The common time for families to be caught in a fire situation is during the night. A good night time routine may help keep any escape route clear and a smoke alarm will give you an early warning of fire. However, if you are trapped by fire consider the following advice.

  • Get everyone into one room and close the door
  • Smoke and fumes can kill people quickly, so put bedding or towels along the bottom of the door to seal the gap
  • Open the window and stay near it for fresh air and let the Firefighters see you
  • Shout for help so neighbours can offer you assistance and call for the Fire Brigade
  • If you are on a ground or first floor, you may be able to escape from a window
  • If you have to break the window, cover the jagged glass with towels or thick bedding
  • Throw some more bedding out of the window to break your fall
  • Don't jump out of the window - lower yourself down to arm's length and drop to the ground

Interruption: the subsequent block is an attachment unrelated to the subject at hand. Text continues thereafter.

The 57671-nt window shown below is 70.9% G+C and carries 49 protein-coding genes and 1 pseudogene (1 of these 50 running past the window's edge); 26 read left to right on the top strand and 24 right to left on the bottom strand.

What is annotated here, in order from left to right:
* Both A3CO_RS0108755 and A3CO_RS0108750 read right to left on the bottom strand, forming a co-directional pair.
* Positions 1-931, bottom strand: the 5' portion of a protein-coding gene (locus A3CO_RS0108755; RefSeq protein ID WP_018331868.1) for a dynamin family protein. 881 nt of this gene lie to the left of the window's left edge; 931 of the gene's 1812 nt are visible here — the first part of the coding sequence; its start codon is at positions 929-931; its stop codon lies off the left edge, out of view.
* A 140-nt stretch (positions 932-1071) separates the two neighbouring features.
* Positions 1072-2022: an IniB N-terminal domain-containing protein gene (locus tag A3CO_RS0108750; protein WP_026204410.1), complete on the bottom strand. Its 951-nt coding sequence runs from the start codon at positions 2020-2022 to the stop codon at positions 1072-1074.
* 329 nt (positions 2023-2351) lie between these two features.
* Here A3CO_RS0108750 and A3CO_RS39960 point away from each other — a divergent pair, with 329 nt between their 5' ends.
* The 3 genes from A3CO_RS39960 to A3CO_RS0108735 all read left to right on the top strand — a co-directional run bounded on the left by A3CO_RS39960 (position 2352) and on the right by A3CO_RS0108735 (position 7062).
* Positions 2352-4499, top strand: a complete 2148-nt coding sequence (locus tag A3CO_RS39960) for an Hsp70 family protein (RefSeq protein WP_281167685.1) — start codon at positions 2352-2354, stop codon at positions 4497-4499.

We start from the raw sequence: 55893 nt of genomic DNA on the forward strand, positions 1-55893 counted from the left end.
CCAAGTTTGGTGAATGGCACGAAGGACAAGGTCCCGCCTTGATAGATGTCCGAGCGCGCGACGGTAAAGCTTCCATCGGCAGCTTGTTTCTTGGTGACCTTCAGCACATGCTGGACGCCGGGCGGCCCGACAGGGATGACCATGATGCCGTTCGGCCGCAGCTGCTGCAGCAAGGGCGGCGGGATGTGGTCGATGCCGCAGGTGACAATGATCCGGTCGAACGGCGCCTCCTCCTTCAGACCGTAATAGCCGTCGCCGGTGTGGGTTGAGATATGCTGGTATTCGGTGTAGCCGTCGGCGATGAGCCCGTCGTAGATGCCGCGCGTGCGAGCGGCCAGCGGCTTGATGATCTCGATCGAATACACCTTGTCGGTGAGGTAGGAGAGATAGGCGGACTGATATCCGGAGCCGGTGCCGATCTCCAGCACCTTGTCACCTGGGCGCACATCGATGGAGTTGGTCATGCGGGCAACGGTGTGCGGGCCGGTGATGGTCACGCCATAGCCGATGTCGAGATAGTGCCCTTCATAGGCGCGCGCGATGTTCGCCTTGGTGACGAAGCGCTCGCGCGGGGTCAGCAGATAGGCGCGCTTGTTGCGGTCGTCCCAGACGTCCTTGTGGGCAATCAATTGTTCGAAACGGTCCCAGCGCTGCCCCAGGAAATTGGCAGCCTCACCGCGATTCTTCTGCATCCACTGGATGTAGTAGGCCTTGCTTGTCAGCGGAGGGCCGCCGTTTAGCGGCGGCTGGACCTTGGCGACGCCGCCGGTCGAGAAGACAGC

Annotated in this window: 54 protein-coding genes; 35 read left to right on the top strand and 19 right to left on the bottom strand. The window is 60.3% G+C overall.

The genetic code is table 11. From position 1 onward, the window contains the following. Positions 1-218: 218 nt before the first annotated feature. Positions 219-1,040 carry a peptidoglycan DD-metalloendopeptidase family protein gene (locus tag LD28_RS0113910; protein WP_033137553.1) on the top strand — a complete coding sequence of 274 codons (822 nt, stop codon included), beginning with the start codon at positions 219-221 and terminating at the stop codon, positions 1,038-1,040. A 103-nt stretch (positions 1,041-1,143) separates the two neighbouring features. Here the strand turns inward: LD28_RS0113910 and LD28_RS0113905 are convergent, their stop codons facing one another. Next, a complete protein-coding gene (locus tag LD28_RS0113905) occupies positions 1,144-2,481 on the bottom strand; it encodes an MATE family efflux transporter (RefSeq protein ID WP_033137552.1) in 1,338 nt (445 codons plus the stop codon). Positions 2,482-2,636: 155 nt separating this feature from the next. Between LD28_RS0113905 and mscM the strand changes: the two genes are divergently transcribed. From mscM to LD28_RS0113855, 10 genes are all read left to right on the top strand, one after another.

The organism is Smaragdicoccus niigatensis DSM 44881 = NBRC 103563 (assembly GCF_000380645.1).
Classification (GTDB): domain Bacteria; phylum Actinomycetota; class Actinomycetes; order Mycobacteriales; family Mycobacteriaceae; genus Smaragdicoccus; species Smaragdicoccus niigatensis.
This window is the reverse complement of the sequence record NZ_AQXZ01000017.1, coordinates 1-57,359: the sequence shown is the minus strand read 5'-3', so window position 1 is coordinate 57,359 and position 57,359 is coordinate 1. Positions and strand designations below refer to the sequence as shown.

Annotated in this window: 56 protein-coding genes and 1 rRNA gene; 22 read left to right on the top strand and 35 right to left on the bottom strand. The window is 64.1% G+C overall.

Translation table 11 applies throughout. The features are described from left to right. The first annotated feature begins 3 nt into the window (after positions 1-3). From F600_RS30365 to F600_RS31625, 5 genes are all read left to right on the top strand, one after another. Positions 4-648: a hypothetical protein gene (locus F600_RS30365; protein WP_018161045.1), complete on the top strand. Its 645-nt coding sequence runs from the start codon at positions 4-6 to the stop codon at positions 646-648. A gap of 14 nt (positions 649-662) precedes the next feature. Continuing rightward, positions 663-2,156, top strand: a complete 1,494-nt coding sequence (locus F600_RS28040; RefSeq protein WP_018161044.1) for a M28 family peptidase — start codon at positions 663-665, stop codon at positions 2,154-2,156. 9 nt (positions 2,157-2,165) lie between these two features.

• If you have any children or elderly or disabled people with you, plan the order you will escape in so that you can help them down
  • Don't stop or go back in for any reason

What to do if you live in a high-rise flat

If a fire starts in your flat or the stairwell and you can't get out:

  • get everyone into a room with a window - put cushions, bedding, or clothes around the bottom of the door to block smoke
  • open the window - if you feel in serious danger, wave a sheet out of the window so the firefighters know you're there